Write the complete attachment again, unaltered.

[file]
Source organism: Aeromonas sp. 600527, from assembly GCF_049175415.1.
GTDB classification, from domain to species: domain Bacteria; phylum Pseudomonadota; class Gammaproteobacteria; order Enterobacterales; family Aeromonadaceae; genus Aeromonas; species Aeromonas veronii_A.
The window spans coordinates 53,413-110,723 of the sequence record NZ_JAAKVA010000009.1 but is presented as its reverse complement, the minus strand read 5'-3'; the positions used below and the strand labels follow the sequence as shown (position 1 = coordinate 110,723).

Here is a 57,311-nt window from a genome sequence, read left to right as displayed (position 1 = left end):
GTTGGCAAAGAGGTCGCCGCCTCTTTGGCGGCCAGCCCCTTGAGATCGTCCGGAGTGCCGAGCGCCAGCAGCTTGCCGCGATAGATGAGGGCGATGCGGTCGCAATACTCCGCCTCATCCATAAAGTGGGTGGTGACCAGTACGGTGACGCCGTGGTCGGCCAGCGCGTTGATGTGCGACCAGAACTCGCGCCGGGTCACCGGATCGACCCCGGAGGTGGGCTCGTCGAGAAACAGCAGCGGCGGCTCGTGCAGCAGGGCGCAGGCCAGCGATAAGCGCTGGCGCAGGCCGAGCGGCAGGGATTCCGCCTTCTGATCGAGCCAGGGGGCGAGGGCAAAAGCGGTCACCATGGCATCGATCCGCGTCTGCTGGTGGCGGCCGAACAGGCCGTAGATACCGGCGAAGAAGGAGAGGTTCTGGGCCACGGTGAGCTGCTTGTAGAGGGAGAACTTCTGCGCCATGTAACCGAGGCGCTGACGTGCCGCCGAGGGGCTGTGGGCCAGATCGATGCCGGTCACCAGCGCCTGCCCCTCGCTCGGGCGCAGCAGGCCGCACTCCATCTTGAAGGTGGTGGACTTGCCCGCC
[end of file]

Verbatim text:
Source organism: Aeromonas sp. 600527, from assembly GCF_049175415.1.
GTDB classification, from domain to species: domain Bacteria; phylum Pseudomonadota; class Gammaproteobacteria; order Enterobacterales; family Aeromonadaceae; genus Aeromonas; species Aeromonas veronii_A.
The window spans coordinates 53,413-110,723 of the sequence record NZ_JAAKVA010000009.1 but is presented as its reverse complement, the minus strand read 5'-3'; the positions used below and the strand labels follow the sequence as shown (position 1 = coordinate 110,723).

Here is a 57,311-nt window from a genome sequence, read left to right as displayed (position 1 = left end):
GTTGGCAAAGAGGTCGCCGCCTCTTTGGCGGCCAGCCCCTTGAGATCGTCCGGAGTGCCGAGCGCCAGCAGCTTGCCGCGATAGATGAGGGCGATGCGGTCGCAATACTCCGCCTCATCCATAAAGTGGGTGGTGACCAGTACGGTGACGCCGTGGTCGGCCAGCGCGTTGATGTGCGACCAGAACTCGCGCCGGGTCACCGGATCGACCCCGGAGGTGGGCTCGTCGAGAAACAGCAGCGGCGGCTCGTGCAGCAGGGCGCAGGCCAGCGATAAGCGCTGGCGCAGGCCGAGCGGCAGGGATTCCGCCTTCTGATCGAGCCAGGGGGCGAGGGCAAAAGCGGTCACCATGGCATCGATCCGCGTCTGCTGGTGGCGGCCGAACAGGCCGTAGATACCGGCGAAGAAGGAGAGGTTCTGGGCCACGGTGAGCTGCTTGTAGAGGGAGAACTTCTGCGCCATGTAACCGAGGCGCTGACGTGCCGCCGAGGGGCTGTGGGCCAGATCGATGCCGGTCACCAGCGCCTGCCCCTCGCTCGGGCGCAGCAGGCCGCACTCCATCTTGAAGGTGGTGGACTTGCCCGCC